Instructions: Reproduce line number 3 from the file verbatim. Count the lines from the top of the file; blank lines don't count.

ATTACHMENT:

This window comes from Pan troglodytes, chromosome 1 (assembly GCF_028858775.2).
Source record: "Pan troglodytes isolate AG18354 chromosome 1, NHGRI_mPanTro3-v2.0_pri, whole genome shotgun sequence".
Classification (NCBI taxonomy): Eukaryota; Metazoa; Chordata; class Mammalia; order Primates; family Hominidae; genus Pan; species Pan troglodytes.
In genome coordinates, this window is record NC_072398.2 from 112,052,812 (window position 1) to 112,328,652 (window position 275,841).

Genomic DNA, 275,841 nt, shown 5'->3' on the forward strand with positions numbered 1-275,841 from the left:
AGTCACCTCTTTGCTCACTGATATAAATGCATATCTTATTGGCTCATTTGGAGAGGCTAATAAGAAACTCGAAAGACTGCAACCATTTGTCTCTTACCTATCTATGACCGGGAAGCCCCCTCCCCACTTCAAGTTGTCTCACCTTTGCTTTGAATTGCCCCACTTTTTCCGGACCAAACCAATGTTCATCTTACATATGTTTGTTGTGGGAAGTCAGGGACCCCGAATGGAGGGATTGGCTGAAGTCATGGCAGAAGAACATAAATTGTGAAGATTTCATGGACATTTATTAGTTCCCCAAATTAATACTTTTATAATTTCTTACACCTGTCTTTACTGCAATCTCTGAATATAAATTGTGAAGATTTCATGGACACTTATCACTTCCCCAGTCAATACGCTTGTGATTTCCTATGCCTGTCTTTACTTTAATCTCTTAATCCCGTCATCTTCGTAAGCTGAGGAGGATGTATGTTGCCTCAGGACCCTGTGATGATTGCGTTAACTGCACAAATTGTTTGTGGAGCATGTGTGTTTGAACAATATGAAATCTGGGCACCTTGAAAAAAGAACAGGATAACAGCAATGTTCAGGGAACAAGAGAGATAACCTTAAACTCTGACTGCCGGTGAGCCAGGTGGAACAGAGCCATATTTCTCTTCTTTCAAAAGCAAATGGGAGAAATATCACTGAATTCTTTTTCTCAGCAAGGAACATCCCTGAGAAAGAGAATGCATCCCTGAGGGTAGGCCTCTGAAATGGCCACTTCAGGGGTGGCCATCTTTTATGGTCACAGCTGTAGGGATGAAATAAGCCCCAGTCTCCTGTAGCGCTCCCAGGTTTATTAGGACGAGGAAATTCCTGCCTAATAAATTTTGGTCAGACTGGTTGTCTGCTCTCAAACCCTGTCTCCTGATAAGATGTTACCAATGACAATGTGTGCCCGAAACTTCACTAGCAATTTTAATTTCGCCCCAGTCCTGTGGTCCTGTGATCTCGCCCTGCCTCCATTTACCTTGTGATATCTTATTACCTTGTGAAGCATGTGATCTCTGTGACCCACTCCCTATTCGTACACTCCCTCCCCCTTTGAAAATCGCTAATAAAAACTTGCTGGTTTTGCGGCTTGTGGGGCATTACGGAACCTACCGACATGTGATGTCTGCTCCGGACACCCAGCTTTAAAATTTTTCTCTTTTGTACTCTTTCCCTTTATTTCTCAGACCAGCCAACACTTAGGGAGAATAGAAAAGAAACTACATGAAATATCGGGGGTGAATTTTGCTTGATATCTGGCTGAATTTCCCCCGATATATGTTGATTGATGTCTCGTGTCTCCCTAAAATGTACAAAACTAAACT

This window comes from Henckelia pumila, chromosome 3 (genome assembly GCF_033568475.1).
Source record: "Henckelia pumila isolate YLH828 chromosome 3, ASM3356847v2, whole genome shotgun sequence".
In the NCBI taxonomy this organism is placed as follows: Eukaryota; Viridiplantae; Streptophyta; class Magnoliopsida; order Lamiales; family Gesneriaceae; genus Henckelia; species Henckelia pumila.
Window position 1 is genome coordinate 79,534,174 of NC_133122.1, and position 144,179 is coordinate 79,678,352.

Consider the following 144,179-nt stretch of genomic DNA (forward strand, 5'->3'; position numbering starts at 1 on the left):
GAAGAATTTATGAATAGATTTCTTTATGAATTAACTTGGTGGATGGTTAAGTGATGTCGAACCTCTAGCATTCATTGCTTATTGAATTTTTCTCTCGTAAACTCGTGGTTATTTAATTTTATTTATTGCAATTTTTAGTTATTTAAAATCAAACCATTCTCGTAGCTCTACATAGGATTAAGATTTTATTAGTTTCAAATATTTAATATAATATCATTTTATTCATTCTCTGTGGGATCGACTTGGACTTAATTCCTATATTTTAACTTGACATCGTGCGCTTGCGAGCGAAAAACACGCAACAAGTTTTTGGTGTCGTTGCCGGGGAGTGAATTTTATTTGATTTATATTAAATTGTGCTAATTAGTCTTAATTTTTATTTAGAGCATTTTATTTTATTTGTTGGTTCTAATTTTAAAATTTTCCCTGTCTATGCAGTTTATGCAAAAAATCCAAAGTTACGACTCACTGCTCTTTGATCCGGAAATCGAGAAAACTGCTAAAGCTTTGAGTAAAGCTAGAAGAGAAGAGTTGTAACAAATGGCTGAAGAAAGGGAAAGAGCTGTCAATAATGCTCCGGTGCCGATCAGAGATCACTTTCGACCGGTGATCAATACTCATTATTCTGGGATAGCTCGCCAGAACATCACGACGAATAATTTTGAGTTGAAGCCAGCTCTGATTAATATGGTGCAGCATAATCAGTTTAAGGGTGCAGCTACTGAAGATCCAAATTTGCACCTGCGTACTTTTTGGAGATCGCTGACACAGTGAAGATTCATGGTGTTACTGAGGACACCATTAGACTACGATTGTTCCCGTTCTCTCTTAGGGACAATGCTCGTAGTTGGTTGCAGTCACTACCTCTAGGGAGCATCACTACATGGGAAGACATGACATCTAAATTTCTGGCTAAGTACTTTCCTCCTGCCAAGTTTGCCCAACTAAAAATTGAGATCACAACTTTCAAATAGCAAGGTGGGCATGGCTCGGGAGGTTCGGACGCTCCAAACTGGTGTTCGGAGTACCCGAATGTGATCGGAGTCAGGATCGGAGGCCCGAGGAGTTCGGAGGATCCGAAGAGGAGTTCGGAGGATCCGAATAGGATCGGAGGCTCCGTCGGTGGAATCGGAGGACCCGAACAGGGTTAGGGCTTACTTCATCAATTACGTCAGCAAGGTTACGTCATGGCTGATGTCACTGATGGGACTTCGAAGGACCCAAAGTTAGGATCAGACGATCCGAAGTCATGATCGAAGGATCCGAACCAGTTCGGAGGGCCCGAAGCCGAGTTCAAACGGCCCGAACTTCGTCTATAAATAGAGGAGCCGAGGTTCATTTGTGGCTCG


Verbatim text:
Classification (NCBI taxonomy): Eukaryota; Metazoa; Chordata; class Mammalia; order Primates; family Hominidae; genus Pan; species Pan troglodytes.